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How AI Can Assist Physician in Healthcare

Dr Jit-Seng Tan
20.2.2020

Dr Jit-Seng Tan (Vice-President of APARA – Asia Pacific Assisted Robotics Association)

Artificial Intelligence, or AI as it is commonly known, has been a buzz word in the technology world for decades. There have been AI winters, AI summers and now it is more of an AI autumn where we are starting to understand more of what we can and cannot do based on how our inherent bias from our limited viewpoint and the historical data which constitutes one of the bigger source of bias when training the AI applications. Medicine is understandingly both an Art and an evolving Science. We have much data now, from the scans and imaging reports showing anatomical, and sometimes physiological changes, to epidemiological data helping the planning of impending medical needs like a flu epidemic or dengue clusters.

The AI technologies that are being used in healthcare can be patient facing and non-patient facing. And why AI? Is it more cost efficient, safer and faster than our current workflows?

The use of AI will likely be organized to assist with non-patient facing processes. They can be used in hospital processes, in medical records, in data analytics, in research etc. With a larger amount of information and complexity of modern funding and compensation mechanisms, AI can be useful and be trained to plough through the trillion bytes of data generated and make sense of them in order to further our understand on the on goings.

AI systems which are applied in patient facing solutions, like symptom checkers and simple advisory chatbots, can be very useful, especially in regions where accessibility to modern healthcare is difficult. Some of my fellow colleagues are doing very good work in locations which are remote and these applications provide timely advice and management plans to patients in need. AI can potentially lighten the workload of the overburdened healthcare system by collecting pertinent data of the patient, first, and presenting the data with recommendations to the clinician before the patient is seen. This can potentially provide another safety net for both the patients and the physicians as well.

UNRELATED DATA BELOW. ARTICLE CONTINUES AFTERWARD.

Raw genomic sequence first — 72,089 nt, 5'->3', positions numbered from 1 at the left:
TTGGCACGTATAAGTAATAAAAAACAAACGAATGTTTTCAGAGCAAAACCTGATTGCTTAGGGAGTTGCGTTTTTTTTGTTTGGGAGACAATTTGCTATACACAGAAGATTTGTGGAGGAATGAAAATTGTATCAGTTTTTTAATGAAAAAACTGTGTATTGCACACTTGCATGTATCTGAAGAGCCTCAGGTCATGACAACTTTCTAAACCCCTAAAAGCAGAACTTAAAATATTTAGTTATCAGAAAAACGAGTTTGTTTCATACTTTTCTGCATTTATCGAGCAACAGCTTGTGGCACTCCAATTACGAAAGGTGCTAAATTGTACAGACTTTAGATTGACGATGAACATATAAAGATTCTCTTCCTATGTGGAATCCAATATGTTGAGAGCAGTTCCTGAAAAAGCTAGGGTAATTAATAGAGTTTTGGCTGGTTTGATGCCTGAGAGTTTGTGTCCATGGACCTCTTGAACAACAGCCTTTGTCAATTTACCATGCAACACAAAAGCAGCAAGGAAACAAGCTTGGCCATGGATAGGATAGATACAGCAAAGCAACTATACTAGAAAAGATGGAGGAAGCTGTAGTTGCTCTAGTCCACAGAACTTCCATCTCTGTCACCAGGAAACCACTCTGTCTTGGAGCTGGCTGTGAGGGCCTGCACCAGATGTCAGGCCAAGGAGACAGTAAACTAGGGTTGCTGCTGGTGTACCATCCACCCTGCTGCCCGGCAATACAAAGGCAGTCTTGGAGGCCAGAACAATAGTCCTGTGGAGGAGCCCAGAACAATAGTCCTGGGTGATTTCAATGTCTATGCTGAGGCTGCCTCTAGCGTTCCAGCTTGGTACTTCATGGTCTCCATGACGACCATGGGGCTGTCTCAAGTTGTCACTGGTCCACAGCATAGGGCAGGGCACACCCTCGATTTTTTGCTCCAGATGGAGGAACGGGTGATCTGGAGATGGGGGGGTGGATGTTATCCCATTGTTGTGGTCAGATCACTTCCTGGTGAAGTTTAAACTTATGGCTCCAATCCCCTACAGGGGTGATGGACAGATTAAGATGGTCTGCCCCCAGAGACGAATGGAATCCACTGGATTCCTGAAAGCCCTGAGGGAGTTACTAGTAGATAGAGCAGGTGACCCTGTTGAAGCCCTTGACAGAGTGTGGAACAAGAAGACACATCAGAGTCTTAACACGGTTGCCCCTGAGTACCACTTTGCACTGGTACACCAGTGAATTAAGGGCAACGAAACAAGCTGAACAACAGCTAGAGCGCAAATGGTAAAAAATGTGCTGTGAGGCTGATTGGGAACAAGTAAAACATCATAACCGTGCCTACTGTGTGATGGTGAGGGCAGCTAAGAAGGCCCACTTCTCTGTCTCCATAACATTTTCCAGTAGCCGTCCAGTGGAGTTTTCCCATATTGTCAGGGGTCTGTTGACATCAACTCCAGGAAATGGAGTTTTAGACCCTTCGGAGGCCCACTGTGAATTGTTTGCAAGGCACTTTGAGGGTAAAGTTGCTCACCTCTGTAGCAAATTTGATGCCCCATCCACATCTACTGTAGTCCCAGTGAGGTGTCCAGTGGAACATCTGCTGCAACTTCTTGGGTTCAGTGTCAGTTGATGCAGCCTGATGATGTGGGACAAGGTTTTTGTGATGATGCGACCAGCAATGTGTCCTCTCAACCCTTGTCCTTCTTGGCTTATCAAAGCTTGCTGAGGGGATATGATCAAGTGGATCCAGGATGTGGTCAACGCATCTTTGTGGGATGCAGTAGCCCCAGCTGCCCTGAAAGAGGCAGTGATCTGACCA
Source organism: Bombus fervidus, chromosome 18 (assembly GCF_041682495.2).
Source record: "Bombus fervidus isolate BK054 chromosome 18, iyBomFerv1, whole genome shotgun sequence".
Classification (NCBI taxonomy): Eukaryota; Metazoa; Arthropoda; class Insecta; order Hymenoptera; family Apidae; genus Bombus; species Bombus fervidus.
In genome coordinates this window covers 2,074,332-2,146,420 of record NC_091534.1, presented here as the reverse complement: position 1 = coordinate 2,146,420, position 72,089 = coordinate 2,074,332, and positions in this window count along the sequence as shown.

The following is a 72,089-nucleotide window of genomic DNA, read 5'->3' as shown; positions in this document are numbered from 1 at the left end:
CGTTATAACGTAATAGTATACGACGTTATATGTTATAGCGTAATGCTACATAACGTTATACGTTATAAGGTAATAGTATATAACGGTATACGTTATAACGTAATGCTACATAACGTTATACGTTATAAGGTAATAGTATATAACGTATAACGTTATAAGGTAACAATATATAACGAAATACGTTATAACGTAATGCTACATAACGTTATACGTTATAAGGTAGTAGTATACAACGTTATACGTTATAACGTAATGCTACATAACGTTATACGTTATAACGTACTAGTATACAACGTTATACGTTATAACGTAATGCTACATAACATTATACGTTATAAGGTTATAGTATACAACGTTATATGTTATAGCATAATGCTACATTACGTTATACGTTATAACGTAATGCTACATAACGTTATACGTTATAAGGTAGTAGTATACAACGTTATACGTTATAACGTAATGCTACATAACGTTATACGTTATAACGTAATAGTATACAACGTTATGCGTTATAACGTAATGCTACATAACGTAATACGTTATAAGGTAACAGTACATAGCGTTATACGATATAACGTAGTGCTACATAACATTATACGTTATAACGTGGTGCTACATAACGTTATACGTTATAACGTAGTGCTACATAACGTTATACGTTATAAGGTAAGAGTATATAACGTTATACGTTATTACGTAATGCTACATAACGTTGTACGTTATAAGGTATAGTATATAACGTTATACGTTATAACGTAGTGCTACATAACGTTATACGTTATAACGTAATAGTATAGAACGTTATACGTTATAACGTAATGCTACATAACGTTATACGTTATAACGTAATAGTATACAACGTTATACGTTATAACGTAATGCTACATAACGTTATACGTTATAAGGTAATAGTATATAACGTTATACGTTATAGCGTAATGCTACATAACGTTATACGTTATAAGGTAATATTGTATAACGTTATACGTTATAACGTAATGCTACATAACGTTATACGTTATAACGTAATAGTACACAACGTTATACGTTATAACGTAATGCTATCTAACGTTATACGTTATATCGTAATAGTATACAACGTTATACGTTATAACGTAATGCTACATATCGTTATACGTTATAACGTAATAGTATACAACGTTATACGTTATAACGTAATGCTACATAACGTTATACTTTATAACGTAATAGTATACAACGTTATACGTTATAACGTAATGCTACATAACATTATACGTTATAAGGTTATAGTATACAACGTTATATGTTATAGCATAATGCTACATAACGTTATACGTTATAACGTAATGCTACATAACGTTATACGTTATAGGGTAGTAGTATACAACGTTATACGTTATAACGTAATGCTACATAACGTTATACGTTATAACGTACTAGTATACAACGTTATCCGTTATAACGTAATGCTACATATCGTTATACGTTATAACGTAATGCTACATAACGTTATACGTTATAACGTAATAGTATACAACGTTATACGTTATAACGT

Quality data collection is the key in getting AI to work and as such, the clinician imputing data might have to be skillfully trained in future. For example, writing alcohol abuse versus alcohol dependency may mean the same to the clinician but different to the engineers setting the AI system up to do further interpretation and research.

Data collected from more objective sources like images and numerical figures can be better utilized now to train the AI system, but for all the subjective inputs. Unfortunately, it is not a one size fits all concept. Perhaps we can start such training in medical schools in the future, if AI was to be deployed.

There are many cultural factors as well as environmental, genetics, social, and even family considerations when us physician do the consultation. I would argue it will not be possible for AI to replace clinician, but AI shall be assisting physicians in some way or another in this digitalized era of the 4th industrial revolution.


AIBotics 2020 will be held in August 2020 with a 2 Day Conference and Exhibition, plus an additional day of workshops and tutorials. The theme for 2020 is “Augmenting the Human Potential”. This understanding and implementation of AI in Robotics across the wide range of applications aim to bring together the most progressive end-users, first-class speakers, and innovative solution providers.

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